We have already talked about scientific journals that deal with medical simulation. Now we want to do it again but in a different way, presenting to the community of educators and practitioners a behind-the-scenes look at the journals and offer a view from the perspective of the Editor-in-Chief. Today we talk to Marcia Corvetto, Editor-in-Chief of the Latin American Journal of Clinical Simulation, about the journal, its role and plans.
Marcia Corvetto has always loved education and practical research. She has been able to combine family, sports and work. In fact, not just one job, but three: anesthesiologist in a hospital, Director of Simulation at the Catholic University of Chile and editorial director of the Latin American Journal of Clinical Simulation. In fact, “my wish was to found the magazine… once I got the funding and formed the editorial board, I had to stay on as editor-in-chief”, says Marcia, who, in this interview with SIMZINE, shares the details of her daily work, her projects, in fact dreams, as she says, and offers advice on how to make her way in the publishing world.
Associate Professor of Anesthesiology.
Director of the Simulation Centre, Catholic University of Chile, Santiago, Chile.
Founder and Editor-in-Chief of the Revista Latinoamericana de Simulación.
Former President of the Latin American Simulation Federation, FLASIC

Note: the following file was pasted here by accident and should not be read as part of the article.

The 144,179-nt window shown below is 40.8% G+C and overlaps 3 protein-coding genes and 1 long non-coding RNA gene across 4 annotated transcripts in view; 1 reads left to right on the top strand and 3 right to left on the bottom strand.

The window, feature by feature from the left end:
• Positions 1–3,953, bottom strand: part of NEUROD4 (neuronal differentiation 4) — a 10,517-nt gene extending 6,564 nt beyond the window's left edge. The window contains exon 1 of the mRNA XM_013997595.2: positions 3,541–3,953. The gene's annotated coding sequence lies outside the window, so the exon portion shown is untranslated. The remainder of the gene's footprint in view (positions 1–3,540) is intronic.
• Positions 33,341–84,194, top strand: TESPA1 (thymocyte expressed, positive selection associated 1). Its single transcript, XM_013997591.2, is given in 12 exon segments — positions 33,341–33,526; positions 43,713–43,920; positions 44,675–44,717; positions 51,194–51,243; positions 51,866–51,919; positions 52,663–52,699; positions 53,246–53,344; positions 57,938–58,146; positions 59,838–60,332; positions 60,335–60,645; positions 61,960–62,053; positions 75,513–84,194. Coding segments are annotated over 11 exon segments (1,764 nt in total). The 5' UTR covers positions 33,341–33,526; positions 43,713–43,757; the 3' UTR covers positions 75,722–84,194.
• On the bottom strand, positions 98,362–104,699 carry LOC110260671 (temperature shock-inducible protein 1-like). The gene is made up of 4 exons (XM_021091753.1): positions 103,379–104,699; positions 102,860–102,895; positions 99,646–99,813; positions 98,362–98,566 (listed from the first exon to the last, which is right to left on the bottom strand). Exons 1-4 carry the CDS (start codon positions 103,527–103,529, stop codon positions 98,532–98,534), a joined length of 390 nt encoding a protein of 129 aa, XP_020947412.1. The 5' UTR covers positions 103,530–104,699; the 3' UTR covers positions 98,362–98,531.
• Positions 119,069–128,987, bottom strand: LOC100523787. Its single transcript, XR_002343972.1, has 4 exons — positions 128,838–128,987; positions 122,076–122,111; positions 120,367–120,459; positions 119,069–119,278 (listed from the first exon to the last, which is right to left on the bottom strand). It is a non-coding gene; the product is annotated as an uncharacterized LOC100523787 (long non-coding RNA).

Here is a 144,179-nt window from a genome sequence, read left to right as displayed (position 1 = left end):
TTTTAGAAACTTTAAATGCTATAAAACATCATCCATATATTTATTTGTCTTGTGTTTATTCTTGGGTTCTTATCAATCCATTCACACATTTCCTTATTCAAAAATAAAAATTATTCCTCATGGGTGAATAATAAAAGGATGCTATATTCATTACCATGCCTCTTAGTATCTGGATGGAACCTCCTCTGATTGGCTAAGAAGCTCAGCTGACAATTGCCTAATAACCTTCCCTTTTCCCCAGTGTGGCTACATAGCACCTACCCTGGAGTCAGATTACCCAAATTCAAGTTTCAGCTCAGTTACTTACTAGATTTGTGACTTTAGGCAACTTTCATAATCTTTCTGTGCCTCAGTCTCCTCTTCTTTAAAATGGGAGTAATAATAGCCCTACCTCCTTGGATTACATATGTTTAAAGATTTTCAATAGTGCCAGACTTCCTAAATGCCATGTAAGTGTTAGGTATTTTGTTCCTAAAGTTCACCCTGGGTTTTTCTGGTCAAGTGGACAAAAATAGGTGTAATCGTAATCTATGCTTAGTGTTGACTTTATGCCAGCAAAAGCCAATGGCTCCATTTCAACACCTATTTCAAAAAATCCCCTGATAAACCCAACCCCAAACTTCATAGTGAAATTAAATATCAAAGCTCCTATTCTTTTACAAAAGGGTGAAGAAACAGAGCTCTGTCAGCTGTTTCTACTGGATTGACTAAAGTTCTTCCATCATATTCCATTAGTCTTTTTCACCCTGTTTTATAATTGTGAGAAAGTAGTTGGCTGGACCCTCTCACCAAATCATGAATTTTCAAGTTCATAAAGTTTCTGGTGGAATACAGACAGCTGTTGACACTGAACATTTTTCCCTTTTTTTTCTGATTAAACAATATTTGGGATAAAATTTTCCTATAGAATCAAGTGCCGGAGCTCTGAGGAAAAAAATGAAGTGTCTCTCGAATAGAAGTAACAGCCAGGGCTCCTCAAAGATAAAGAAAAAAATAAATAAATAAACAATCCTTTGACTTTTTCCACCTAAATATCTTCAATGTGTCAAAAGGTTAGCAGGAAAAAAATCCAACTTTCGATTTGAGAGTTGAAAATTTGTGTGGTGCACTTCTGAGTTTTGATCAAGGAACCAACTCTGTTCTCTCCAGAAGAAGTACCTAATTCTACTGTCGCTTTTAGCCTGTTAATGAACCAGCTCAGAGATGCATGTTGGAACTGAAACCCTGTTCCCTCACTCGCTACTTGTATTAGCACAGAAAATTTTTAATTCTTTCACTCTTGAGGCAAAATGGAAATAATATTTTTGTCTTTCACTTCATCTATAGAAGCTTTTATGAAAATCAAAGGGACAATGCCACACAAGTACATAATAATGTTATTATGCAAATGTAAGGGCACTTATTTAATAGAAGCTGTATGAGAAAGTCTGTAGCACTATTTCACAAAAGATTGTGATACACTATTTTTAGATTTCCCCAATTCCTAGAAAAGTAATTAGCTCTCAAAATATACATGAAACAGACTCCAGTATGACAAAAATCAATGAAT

Thank you very much, Marcia, for accepting our invitation. The goal is to introduce our readers to simulation magazines, but with a slightly different look and through the words of their editors-in-chief. How is your job structured? And what is the first 30 minutes of your day usually like?
My job is structured with 3 clinical days, where I work as an anesthesiologist in the ward and 2 days that I work as Simulation Director at the Catholic University of Chile. My first 30 minutes of the day are spent training, as I am a triathlete, so I am on the treadmill, the cycling roller or swimming.
What is the part of your work that most readers ignore?
I would like to tell you that the work as editor-in-chief has several aspects. We have to do the scientific work of reviewing, evaluating the methodological, statistical and writing aspects, and giving feedback. Then we have to make decisions to accept or reject the articles.
Then we have to do graphic work, to comply with the number of pages we must have in each issue and fit the tables, figures, and spaces of each article. We also do desk work, such as sending e-mails with feedback, editorial decisions, both to editors and reviewers as well as to authors. Many times I do this work while my patients are sleeping….
How has your academic background helped you in your current role?
It has given me the tools to develop as a researcher, to apply for funding, to be able to carry out a project such as a journal. In addition, I would highlight my mentors as fundamental pieces in what I have learned.
Tell us about the most interesting or inspiring meeting you have had because of your position as editor-in-chief. Who was it with? Where did you meet? What did you talk about?
Utstein Meeting in Copenhagen in 2022. It was 2 days of work to develop a plan for a curriculum for simulation-based education and training for anesthesiology trainees. A group of 26 subject matter experts from around the world.
How would you describe Revista Latinoamericana de Simulación in a tweet?
The Latin American Journal of Clinical Simulation, leader in disseminating clinical simulation and patient safety knowledge in Latin America! Each article reflects the research of dedicated experts. For more, visit www.medigraphic.com/simulacionclinica #SimulaciónClínica #SaludLatinoamericana.